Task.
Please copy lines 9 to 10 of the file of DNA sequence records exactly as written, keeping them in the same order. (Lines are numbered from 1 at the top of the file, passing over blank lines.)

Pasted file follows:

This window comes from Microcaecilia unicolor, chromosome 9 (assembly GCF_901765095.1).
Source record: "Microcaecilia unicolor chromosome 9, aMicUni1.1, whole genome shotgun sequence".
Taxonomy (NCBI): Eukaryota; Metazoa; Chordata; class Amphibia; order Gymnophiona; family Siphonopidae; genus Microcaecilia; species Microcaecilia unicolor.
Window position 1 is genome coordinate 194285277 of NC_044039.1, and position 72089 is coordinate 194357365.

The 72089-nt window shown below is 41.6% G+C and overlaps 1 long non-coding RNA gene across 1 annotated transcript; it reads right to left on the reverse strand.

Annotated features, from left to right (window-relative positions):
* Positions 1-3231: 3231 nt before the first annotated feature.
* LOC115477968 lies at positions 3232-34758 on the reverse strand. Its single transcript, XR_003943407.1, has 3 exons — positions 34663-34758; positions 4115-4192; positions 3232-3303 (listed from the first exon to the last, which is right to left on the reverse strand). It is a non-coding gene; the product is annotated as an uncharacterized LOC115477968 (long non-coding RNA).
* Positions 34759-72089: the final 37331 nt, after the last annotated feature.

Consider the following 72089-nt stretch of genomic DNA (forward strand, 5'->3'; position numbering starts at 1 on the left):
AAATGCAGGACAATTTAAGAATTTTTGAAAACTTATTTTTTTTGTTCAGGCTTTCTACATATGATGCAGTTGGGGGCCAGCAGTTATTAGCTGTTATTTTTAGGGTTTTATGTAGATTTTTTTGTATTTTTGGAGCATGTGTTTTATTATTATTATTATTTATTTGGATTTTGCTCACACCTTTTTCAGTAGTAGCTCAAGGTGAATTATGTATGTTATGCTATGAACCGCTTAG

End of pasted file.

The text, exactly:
* Positions 34759-72089: the final 37331 nt, after the last annotated feature.

Consider the following 72089-nt stretch of genomic DNA (forward strand, 5'->3'; position numbering starts at 1 on the left):